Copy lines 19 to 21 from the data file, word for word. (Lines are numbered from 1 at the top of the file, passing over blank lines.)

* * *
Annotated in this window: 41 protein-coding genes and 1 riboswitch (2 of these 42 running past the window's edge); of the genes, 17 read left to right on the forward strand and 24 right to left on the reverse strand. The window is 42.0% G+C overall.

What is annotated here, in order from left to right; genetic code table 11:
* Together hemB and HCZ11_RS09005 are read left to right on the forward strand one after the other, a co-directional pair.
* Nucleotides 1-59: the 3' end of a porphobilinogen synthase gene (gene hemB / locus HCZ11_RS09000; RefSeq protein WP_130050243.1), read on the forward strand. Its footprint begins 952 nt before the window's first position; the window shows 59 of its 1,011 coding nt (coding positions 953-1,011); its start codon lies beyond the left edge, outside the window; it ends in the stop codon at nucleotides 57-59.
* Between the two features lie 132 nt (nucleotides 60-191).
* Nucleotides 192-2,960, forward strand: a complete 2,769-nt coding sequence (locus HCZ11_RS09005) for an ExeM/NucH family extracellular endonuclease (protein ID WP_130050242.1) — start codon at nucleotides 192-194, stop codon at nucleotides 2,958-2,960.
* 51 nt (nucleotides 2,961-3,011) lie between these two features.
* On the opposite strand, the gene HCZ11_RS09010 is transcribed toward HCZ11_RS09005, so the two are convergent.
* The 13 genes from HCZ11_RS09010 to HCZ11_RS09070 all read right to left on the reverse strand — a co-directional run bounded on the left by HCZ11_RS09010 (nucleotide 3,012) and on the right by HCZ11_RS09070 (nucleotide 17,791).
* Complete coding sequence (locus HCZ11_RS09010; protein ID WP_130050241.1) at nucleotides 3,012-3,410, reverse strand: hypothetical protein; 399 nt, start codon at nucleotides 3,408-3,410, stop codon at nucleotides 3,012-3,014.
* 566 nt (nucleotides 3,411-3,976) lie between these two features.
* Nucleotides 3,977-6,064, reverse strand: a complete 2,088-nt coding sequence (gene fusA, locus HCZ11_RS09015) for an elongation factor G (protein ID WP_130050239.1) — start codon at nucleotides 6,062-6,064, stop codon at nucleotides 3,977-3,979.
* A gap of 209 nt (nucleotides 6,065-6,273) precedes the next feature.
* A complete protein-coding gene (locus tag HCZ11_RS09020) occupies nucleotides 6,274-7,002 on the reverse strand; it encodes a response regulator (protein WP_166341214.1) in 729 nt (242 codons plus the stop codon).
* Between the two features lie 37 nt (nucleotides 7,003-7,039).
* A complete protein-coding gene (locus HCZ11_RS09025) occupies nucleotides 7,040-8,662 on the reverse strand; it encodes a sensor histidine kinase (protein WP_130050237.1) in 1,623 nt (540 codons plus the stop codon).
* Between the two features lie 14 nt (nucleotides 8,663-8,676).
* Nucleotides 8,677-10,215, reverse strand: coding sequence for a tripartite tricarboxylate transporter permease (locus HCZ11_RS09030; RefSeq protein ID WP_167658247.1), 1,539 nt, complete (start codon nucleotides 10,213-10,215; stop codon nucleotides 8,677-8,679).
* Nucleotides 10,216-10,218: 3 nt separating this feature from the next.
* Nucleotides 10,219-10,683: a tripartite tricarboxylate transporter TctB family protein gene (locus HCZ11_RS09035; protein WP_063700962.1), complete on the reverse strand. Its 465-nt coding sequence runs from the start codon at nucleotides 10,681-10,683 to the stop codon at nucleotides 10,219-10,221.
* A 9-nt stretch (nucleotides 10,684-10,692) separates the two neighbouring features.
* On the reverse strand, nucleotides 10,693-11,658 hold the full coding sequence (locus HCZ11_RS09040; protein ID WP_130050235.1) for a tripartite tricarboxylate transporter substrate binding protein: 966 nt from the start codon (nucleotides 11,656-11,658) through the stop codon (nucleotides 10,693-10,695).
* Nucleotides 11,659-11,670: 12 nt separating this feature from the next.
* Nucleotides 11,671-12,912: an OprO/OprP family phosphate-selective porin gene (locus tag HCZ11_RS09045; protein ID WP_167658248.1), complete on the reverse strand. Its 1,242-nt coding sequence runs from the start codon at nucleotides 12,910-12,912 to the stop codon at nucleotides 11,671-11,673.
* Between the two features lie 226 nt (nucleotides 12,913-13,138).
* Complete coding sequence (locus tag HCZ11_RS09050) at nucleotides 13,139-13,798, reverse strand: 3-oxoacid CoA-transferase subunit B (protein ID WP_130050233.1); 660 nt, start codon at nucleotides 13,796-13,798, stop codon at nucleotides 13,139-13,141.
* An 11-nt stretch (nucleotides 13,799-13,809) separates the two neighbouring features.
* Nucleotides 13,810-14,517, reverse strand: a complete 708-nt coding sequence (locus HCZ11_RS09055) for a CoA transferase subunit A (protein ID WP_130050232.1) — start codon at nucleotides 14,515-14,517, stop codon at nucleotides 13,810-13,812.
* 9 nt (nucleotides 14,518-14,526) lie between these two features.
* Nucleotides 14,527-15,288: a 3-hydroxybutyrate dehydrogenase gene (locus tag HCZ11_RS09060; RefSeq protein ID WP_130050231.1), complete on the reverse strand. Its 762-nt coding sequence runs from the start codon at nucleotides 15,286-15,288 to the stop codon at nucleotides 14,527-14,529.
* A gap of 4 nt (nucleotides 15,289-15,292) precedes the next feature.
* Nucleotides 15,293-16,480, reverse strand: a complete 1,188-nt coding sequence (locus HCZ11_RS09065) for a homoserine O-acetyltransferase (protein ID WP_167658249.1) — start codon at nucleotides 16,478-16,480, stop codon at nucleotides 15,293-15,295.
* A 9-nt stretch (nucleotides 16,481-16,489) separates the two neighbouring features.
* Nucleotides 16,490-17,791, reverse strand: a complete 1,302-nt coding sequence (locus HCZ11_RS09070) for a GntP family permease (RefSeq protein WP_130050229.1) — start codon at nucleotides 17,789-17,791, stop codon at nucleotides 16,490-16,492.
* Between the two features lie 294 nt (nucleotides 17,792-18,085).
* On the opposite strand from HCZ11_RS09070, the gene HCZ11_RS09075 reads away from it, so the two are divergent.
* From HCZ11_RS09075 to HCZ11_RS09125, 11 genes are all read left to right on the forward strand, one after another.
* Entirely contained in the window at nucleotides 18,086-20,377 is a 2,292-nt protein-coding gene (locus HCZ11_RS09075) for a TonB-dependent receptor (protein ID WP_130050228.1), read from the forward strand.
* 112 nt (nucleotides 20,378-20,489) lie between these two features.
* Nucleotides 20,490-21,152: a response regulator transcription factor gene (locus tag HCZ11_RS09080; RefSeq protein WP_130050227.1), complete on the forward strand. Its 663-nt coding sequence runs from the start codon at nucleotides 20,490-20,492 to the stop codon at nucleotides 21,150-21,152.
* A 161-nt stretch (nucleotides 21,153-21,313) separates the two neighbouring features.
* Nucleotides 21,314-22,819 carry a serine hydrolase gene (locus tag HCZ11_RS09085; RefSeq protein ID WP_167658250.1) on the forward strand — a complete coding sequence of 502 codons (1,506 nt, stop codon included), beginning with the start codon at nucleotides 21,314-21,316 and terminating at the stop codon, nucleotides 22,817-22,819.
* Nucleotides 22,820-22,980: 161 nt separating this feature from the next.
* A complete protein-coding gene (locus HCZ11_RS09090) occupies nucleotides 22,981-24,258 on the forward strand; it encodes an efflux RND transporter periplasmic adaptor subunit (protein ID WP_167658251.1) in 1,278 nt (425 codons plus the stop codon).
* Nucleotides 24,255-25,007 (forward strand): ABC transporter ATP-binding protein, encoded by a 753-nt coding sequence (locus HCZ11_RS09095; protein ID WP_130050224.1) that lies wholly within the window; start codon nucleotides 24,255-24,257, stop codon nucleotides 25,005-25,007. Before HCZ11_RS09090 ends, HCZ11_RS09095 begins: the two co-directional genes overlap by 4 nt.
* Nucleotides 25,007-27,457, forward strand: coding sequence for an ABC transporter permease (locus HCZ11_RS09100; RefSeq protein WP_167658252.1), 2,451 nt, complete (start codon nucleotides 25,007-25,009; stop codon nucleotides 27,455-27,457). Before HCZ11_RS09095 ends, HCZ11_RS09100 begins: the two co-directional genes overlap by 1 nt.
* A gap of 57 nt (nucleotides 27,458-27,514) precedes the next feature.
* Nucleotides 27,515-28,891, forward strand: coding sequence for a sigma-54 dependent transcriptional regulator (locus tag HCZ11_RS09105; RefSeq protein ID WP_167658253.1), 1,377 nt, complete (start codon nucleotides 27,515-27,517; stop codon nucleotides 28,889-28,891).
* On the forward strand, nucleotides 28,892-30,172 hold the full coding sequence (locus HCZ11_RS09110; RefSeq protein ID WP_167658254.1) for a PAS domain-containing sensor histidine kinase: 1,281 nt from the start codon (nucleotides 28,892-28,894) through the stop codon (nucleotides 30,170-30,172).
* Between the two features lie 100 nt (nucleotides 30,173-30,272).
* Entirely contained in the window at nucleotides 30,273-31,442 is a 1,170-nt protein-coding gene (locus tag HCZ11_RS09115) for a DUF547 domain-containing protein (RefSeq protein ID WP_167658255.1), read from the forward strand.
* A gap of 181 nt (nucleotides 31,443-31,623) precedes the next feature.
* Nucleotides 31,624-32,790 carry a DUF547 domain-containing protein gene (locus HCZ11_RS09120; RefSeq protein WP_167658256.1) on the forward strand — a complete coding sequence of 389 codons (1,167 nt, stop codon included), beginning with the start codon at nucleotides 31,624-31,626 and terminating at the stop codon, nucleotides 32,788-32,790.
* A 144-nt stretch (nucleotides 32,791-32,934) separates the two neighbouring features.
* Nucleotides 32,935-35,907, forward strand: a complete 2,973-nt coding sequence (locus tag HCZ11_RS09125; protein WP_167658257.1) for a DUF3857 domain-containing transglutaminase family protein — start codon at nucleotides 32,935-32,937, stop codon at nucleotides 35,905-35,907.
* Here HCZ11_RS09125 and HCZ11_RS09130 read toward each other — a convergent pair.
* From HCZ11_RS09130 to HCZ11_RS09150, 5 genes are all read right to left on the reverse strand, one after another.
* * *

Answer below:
* Nucleotides 10,216-10,218: 3 nt separating this feature from the next.
* Nucleotides 10,219-10,683: a tripartite tricarboxylate transporter TctB family protein gene (locus HCZ11_RS09035; protein WP_063700962.1), complete on the reverse strand. Its 465-nt coding sequence runs from the start codon at nucleotides 10,681-10,683 to the stop codon at nucleotides 10,219-10,221.
* A 9-nt stretch (nucleotides 10,684-10,692) separates the two neighbouring features.